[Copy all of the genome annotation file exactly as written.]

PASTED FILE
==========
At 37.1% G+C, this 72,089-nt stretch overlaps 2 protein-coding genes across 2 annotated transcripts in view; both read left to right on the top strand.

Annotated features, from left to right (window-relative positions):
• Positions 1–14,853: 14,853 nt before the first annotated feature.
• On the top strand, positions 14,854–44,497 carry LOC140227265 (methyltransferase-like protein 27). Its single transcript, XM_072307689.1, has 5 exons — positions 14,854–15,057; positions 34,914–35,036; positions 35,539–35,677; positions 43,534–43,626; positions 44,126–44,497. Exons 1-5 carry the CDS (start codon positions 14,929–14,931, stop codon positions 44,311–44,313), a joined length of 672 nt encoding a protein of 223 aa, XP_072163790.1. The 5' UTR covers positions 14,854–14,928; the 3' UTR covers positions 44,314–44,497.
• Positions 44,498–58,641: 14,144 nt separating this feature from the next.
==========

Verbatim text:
At 37.1% G+C, this 72,089-nt stretch overlaps 2 protein-coding genes across 2 annotated transcripts in view; both read left to right on the top strand.

Annotated features, from left to right (window-relative positions):
• Positions 1–14,853: 14,853 nt before the first annotated feature.
• On the top strand, positions 14,854–44,497 carry LOC140227265 (methyltransferase-like protein 27). Its single transcript, XM_072307689.1, has 5 exons — positions 14,854–15,057; positions 34,914–35,036; positions 35,539–35,677; positions 43,534–43,626; positions 44,126–44,497. Exons 1-5 carry the CDS (start codon positions 14,929–14,931, stop codon positions 44,311–44,313), a joined length of 672 nt encoding a protein of 223 aa, XP_072163790.1. The 5' UTR covers positions 14,854–14,928; the 3' UTR covers positions 44,314–44,497.
• Positions 44,498–58,641: 14,144 nt separating this feature from the next.